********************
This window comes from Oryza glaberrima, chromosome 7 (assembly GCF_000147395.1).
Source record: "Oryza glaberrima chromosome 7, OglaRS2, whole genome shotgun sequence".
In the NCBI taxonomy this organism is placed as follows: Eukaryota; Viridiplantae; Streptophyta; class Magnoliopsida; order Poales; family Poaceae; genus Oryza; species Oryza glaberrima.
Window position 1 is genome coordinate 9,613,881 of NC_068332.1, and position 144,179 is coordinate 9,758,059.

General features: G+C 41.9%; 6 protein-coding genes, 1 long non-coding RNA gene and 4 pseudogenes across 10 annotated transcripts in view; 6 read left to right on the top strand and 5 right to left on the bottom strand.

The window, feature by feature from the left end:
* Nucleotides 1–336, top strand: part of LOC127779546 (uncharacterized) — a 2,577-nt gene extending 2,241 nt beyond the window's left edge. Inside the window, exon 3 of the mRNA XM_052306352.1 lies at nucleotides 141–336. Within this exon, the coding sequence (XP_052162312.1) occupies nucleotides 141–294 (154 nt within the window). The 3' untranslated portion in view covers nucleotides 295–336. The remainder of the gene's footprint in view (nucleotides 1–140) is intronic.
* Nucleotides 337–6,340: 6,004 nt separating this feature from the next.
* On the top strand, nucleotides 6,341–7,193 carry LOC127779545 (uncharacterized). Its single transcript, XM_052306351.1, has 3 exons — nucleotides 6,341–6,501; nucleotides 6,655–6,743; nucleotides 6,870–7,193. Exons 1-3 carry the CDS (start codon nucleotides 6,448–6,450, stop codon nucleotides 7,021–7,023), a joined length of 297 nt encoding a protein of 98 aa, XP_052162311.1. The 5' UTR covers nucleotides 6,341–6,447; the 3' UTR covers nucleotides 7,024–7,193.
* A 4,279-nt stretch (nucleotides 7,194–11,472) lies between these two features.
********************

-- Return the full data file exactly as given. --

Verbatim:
This window comes from Oryza glaberrima, chromosome 7 (assembly GCF_000147395.1).
Source record: "Oryza glaberrima chromosome 7, OglaRS2, whole genome shotgun sequence".
In the NCBI taxonomy this organism is placed as follows: Eukaryota; Viridiplantae; Streptophyta; class Magnoliopsida; order Poales; family Poaceae; genus Oryza; species Oryza glaberrima.
Window position 1 is genome coordinate 9,613,881 of NC_068332.1, and position 144,179 is coordinate 9,758,059.

General features: G+C 41.9%; 6 protein-coding genes, 1 long non-coding RNA gene and 4 pseudogenes across 10 annotated transcripts in view; 6 read left to right on the top strand and 5 right to left on the bottom strand.

The window, feature by feature from the left end:
* Nucleotides 1–336, top strand: part of LOC127779546 (uncharacterized) — a 2,577-nt gene extending 2,241 nt beyond the window's left edge. Inside the window, exon 3 of the mRNA XM_052306352.1 lies at nucleotides 141–336. Within this exon, the coding sequence (XP_052162312.1) occupies nucleotides 141–294 (154 nt within the window). The 3' untranslated portion in view covers nucleotides 295–336. The remainder of the gene's footprint in view (nucleotides 1–140) is intronic.
* Nucleotides 337–6,340: 6,004 nt separating this feature from the next.
* On the top strand, nucleotides 6,341–7,193 carry LOC127779545 (uncharacterized). Its single transcript, XM_052306351.1, has 3 exons — nucleotides 6,341–6,501; nucleotides 6,655–6,743; nucleotides 6,870–7,193. Exons 1-3 carry the CDS (start codon nucleotides 6,448–6,450, stop codon nucleotides 7,021–7,023), a joined length of 297 nt encoding a protein of 98 aa, XP_052162311.1. The 5' UTR covers nucleotides 6,341–6,447; the 3' UTR covers nucleotides 7,024–7,193.
* A 4,279-nt stretch (nucleotides 7,194–11,472) lies between these two features.